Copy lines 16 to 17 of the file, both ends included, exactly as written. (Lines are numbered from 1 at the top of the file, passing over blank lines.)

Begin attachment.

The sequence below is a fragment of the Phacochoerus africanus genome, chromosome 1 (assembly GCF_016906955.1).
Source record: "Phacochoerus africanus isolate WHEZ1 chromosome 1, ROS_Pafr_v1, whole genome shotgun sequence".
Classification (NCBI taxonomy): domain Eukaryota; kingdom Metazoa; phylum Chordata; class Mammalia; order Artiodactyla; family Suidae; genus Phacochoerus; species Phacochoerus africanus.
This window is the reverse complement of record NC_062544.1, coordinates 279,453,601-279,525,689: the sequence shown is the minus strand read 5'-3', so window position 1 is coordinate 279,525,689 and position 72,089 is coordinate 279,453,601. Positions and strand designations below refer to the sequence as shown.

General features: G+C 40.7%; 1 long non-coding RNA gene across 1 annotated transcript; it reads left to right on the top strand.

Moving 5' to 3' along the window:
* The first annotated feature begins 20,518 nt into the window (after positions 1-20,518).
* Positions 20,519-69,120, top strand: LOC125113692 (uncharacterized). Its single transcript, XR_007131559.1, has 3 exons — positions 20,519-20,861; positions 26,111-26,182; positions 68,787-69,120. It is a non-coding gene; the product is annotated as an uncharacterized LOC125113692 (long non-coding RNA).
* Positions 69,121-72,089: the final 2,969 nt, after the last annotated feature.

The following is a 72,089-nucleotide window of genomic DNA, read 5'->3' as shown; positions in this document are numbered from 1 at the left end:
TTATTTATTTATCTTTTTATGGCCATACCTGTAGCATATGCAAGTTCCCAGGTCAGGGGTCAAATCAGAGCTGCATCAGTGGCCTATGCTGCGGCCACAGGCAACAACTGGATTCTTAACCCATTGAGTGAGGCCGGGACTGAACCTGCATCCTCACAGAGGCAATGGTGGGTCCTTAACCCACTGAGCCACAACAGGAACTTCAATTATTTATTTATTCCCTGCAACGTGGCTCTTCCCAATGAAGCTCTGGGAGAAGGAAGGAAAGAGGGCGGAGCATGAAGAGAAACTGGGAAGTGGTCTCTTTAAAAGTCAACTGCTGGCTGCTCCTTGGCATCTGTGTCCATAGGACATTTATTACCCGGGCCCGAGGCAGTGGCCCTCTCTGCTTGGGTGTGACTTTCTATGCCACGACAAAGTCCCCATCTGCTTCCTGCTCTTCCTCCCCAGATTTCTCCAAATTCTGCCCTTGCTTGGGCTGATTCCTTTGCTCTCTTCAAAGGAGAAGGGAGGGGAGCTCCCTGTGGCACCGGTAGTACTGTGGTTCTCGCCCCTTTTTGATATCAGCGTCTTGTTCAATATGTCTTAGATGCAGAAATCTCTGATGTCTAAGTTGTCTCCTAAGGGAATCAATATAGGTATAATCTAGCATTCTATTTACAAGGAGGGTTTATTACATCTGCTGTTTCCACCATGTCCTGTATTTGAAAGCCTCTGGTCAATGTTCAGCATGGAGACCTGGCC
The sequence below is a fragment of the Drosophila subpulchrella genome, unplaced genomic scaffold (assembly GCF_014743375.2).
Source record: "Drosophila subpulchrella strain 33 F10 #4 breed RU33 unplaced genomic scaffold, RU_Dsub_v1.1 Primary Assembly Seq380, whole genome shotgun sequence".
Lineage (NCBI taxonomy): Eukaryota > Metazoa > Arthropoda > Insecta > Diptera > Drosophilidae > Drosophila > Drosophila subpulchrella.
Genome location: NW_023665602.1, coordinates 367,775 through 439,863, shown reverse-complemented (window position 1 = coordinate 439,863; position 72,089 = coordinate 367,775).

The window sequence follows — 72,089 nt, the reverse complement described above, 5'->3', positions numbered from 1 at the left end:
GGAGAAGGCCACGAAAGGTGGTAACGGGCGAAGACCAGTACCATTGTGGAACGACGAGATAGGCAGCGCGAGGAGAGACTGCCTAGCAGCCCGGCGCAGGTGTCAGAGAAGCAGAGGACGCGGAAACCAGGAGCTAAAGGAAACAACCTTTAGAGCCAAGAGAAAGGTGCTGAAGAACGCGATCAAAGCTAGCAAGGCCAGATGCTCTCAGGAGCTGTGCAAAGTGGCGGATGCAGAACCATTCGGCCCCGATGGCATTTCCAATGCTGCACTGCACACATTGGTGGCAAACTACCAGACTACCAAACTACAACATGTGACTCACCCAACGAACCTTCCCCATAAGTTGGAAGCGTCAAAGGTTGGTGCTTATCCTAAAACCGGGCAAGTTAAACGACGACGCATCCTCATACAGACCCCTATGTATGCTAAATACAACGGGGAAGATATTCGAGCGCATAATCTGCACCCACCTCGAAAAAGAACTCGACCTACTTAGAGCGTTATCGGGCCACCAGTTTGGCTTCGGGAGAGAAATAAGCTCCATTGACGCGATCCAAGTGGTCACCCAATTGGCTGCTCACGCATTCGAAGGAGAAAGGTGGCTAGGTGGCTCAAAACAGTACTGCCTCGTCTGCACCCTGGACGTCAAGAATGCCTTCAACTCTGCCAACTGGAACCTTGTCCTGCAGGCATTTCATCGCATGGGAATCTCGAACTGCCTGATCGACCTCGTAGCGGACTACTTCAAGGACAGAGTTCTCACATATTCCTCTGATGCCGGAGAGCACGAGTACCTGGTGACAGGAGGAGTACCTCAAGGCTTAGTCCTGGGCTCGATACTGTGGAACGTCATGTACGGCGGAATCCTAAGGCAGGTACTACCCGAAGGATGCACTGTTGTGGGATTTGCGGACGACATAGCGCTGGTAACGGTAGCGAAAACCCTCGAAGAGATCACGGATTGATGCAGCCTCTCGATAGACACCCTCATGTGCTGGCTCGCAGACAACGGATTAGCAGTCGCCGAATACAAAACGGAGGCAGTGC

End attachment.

The window sequence follows — 72,089 nt, the reverse complement described above, 5'->3', positions numbered from 1 at the left end:
GGAGAAGGCCACGAAAGGTGGTAACGGGCGAAGACCAGTACCATTGTGGAACGACGAGATAGGCAGCGCGAGGAGAGACTGCCTAGCAGCCCGGCGCAGGTGTCAGAGAAGCAGAGGACGCGGAAACCAGGAGCTAAAGGAAACAACCTTTAGAGCCAAGAGAAAGGTGCTGAAGAACGCGATCAAAGCTAGCAAGGCCAGATGCTCTCAGGAGCTGTGCAAAGTGGCGGATGCAGAACCATTCGGCCCCGATGGCATTTCCAATGCTGCACTGCACACATTGGTGGCAAACTACCAGACTACCAAACTACAACATGTGACTCACCCAACGAACCTTCCCCATAAGTTGGAAGCGTCAAAGGTTGGTGCTTATCCTAAAACCGGGCAAGTTAAACGACGACGCATCCTCATACAGACCCCTATGTATGCTAAATACAACGGGGAAGATATTCGAGCGCATAATCTGCACCCACCTCGAAAAAGAACTCGACCTACTTAGAGCGTTATCGGGCCACCAGTTTGGCTTCGGGAGAGAAATAAGCTCCATTGACGCGATCCAAGTGGTCACCCAATTGGCTGCTCACGCATTCGAAGGAGAAAGGTGGCTAGGTGGCTCAAAACAGTACTGCCTCGTCTGCACCCTGGACGTCAAGAATGCCTTCAACTCTGCCAACTGGAACCTTGTCCTGCAGGCATTTCATCGCATGGGAATCTCGAACTGCCTGATCGACCTCGTAGCGGACTACTTCAAGGACAGAGTTCTCACATATTCCTCTGATGCCGGAGAGCACGAGTACCTGGTGACAGGAGGAGTACCTCAAGGCTTAGTCCTGGGCTCGATACTGTGGAACGTCATGTACGGCGGAATCCTAAGGCAGGTACTACCCGAAGGATGCACTGTTGTGGGATTTGCGGACGACATAGCGCTGGTAACGGTAGCGAAAACCCTCGAAGAGATCACGGATTGATGCAGCCTCTCGATAGACACCCTCATGTGCTGGCTCGCAGACAACGGATTAGCAGTCGCCGAATACAAAACGGAGGCAGTGC